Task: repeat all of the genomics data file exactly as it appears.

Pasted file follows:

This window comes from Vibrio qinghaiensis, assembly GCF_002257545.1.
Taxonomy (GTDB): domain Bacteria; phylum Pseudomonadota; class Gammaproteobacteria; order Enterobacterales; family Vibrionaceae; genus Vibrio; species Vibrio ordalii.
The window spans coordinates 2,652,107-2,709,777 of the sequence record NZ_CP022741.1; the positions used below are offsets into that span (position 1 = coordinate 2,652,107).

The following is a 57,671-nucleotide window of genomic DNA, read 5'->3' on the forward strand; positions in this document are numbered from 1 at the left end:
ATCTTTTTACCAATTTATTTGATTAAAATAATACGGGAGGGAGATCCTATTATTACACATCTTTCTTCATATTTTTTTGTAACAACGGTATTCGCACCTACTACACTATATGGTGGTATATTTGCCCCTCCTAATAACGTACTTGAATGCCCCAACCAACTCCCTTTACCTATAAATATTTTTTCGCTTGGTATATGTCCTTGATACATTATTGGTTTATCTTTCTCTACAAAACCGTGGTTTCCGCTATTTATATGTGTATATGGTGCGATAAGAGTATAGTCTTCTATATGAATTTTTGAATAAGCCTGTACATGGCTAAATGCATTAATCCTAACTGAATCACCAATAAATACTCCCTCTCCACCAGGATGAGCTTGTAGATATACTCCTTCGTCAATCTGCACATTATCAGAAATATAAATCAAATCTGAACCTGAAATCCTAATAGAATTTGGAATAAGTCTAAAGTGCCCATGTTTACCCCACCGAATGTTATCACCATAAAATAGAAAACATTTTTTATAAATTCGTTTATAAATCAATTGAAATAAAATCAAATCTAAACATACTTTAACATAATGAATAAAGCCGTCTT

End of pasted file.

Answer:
This window comes from Vibrio qinghaiensis, assembly GCF_002257545.1.
Taxonomy (GTDB): domain Bacteria; phylum Pseudomonadota; class Gammaproteobacteria; order Enterobacterales; family Vibrionaceae; genus Vibrio; species Vibrio ordalii.
The window spans coordinates 2,652,107-2,709,777 of the sequence record NZ_CP022741.1; the positions used below are offsets into that span (position 1 = coordinate 2,652,107).

The following is a 57,671-nucleotide window of genomic DNA, read 5'->3' on the forward strand; positions in this document are numbered from 1 at the left end:
ATCTTTTTACCAATTTATTTGATTAAAATAATACGGGAGGGAGATCCTATTATTACACATCTTTCTTCATATTTTTTTGTAACAACGGTATTCGCACCTACTACACTATATGGTGGTATATTTGCCCCTCCTAATAACGTACTTGAATGCCCCAACCAACTCCCTTTACCTATAAATATTTTTTCGCTTGGTATATGTCCTTGATACATTATTGGTTTATCTTTCTCTACAAAACCGTGGTTTCCGCTATTTATATGTGTATATGGTGCGATAAGAGTATAGTCTTCTATATGAATTTTTGAATAAGCCTGTACATGGCTAAATGCATTAATCCTAACTGAATCACCAATAAATACTCCCTCTCCACCAGGATGAGCTTGTAGATATACTCCTTCGTCAATCTGCACATTATCAGAAATATAAATCAAATCTGAACCTGAAATCCTAATAGAATTTGGAATAAGTCTAAAGTGCCCATGTTTACCCCACCGAATGTTATCACCATAAAATAGAAAACATTTTTTATAAATTCGTTTATAAATCAATTGAAATAAAATCAAATCTAAACATACTTTAACATAATGAATAAAGCCGTCTT